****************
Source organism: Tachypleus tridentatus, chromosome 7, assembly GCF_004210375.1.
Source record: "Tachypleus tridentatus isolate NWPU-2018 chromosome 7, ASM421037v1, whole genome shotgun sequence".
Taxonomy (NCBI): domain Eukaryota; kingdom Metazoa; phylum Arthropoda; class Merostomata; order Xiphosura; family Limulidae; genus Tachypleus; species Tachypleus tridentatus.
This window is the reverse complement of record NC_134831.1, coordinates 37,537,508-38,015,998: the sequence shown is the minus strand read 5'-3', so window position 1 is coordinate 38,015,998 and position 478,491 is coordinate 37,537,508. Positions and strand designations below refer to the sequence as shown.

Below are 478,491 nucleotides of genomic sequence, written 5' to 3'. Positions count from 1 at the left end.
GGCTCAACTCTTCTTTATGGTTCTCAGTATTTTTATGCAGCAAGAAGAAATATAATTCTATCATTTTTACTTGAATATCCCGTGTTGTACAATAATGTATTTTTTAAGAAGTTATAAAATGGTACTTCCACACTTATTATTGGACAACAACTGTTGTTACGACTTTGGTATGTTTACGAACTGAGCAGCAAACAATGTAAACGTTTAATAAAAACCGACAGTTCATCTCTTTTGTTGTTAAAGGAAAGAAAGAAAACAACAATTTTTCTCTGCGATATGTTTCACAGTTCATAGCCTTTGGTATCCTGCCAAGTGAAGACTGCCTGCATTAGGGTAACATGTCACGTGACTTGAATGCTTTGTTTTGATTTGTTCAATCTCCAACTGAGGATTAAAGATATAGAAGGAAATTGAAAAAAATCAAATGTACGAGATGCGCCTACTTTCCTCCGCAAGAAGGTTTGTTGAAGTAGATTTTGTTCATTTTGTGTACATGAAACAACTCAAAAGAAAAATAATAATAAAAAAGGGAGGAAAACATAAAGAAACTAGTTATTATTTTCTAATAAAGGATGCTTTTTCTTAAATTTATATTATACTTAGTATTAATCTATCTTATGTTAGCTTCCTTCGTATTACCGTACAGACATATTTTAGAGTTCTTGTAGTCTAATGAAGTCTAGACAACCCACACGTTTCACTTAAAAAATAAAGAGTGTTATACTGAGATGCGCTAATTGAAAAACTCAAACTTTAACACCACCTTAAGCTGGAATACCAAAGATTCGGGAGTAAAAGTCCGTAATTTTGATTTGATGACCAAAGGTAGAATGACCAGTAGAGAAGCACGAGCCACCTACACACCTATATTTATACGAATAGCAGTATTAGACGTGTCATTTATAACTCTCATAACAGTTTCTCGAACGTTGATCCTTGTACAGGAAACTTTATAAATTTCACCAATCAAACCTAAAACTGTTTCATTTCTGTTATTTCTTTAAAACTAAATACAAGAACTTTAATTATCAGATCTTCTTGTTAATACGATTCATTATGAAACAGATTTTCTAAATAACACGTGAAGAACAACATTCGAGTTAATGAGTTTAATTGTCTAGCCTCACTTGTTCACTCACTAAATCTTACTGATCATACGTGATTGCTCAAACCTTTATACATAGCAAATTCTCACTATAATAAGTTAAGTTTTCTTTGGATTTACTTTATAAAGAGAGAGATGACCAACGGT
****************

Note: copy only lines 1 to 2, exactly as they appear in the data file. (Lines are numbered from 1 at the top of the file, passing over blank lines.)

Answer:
Source organism: Tachypleus tridentatus, chromosome 7, assembly GCF_004210375.1.
Source record: "Tachypleus tridentatus isolate NWPU-2018 chromosome 7, ASM421037v1, whole genome shotgun sequence".